Descripción de editorial
Manuel is a man of many talents; an art historian and professor, he is also an exquisite storyteller. When he meets 16-year-old Lucía on an outing from her boarding school, he offers to narrate a story of dire consequences—that of the Spanish Queen Juana of Castile and her legendary love for her husband, Philippe the Handsome.
Promised to Prince Philippe the Handsome to solidify ties between the Flemish and Spanish crowns, Queen Juana immediately fell in love with her betrothed with all the abandon and passion of her fiery personality. Theirs was one of the most tumultuous love stories of all time.
But Juana, who was also one of the most learned princesses of the Renaissance, was forced to pay a high price for being headstrong and daring to be herself. Those at court who could not fathom Juana as heir to the throne of the most important empire of its day conspired against her and began to question her sanity. Eventually she came to be known as Juana the Mad. But was she really insane, or just a victim of her impetuosity and unbridled passion?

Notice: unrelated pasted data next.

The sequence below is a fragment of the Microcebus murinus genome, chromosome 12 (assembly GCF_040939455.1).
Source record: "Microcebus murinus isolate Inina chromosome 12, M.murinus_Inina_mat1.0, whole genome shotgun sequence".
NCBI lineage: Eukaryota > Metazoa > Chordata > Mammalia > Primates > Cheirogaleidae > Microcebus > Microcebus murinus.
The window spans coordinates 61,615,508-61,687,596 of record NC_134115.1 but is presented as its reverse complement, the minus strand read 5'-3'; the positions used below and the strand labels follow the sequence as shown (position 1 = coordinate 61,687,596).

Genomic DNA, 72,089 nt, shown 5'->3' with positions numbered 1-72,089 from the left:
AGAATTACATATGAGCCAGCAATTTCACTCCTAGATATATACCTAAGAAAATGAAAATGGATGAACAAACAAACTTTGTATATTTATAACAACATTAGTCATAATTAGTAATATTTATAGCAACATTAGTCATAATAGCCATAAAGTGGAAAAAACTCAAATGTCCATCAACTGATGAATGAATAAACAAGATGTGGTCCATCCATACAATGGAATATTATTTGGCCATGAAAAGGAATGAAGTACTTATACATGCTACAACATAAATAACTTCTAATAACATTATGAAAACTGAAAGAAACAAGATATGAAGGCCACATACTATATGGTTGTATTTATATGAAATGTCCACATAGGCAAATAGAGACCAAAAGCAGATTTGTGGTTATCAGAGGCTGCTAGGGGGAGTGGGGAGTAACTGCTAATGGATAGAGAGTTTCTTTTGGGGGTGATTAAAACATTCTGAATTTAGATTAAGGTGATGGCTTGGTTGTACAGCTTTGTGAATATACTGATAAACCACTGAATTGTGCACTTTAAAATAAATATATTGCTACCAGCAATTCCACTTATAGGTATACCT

As the novel unfolds, Lucía and Manuel become enmeshed in a complex psychological web that seduces and incites them to relive Juana and Philippe's story, and eventually leads them to a mysterious manuscript that may hold the key to Juana's alleged madness.
How crazy was Juana La Loca, the Spanish queen who allegedly would not stop kissing her husband, Philippe the Handsome, even after he died? A Madrid professor enlists the help of a student and a silk dress to find out in the latest from Nicaraguan poet-memoirist-novelist Belli (The Country Under My Skin). While touring the Escorial, 17-year-old Lucia, a Latin American born orphan attending a Madrid Catholic boarding school, meets Manuel, a 40-something professor who draws Lucia into his obsession with 16th-century Juana. Soon, Manuel dresses Lucia like Juana, and, as he seduces (and eventually impregnates) her, she channels Juana's spirit, allowing Belli to create in sensuous detail a turbulent, emotion-driven version of events that is at odds with historians' accounts of Juana's schizophrenia. Juana, as Belli depicts her, was a passionate woman who fell victim to power-hungry relatives, and whose eccentric behavior may have been symptoms of bipolar disorder. (As Belli explains in an author's note, "any woman with a strong sense of self, confronted by the abuse and the arbitrary injustices she had to withstand, forced to accept her powerlessness in the face of an authoritarian system, would become depressed.") Belli's insights into Spanish culture prove provocative, aided by Dillman's faultless translation.